Abstract Attraction of fledgling shearwaters, petrels, and storm-petrels to artificial light has been documented for decades on islands around the world and is considered a significant threat to many species. Although large numbers of downed birds have been observed after being disoriented by light, several important elements of this ‘fallout’ phenomenon are unknown, including the locations along the path from nest to ocean at which attraction and/or disorientation occurs and whether fledglings can be attracted back to land after reaching the ocean in numbers large enough to contribute significantly to fallout. To investigate these questions, we compared observed Newell’s shearwater Puffinus newelli fallout records (from 1998 to 2009) on Kauai, USA, with expected numbers generated from several hypothetical models containing basic assumptions related to fledgling movement and attraction to light. Based on our results, the spatial pattern of observed fallout is consistent with the amount of light that fledglings may view along their first flights to and beyond the coastline. This suggests that even fledglings from dark regions of the island may not be safe because they may view light after reaching the ocean and still be susceptible to attraction. These findings support recent modeling efforts predicting that most birds fledging from Kauai are likely exposed to at least some anthropogenic light. As nocturnal use of light by humans is unlikely to be eliminated, research on the types of artificial light that are both useful to humans and safe for seabirds may be crucial for the conservation of these important marine animals.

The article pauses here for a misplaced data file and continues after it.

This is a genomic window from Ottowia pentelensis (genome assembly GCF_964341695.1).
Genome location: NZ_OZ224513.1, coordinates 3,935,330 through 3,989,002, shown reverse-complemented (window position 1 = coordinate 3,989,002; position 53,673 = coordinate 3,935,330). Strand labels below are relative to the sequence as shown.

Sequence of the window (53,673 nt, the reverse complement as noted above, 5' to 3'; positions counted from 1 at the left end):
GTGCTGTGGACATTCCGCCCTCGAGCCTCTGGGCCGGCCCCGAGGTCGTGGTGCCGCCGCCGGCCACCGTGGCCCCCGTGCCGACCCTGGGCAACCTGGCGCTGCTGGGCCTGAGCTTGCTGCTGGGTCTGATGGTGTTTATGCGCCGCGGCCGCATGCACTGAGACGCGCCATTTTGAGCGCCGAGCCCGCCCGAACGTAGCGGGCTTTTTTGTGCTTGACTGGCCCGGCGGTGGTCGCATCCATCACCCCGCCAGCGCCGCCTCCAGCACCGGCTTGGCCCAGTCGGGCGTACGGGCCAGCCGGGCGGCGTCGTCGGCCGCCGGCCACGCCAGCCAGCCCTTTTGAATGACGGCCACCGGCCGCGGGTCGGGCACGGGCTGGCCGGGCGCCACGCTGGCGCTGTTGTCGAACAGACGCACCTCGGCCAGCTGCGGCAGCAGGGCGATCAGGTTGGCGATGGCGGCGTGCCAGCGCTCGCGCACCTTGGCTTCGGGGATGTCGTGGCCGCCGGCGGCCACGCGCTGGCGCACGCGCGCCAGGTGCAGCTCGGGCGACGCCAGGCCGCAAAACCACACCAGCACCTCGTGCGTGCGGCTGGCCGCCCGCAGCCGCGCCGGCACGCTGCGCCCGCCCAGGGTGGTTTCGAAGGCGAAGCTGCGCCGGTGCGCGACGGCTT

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Notes Approved no
Call Number LoNNe @ christopher.kyba @ Serial 383
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Author Newman, R.C.; Ellis, T.; Davison, P.I.; Ives, M.J.; Thomas, R.J.; Griffiths, S.W.; Riley, W.D.
Title (down) Using novel methodologies to examine the impact of artificial light at night on the cortisol stress response in dispersing Atlantic salmon (Salmo salarL.) fry Type Journal Article
Year 2015 Publication Conservation Physiology Abbreviated Journal Conserv Physiol
Volume 3 Issue 1 Pages cov051
Keywords Animals; salmon; Salmo salar; Artificial light at night; Atlantic salmon; cortisol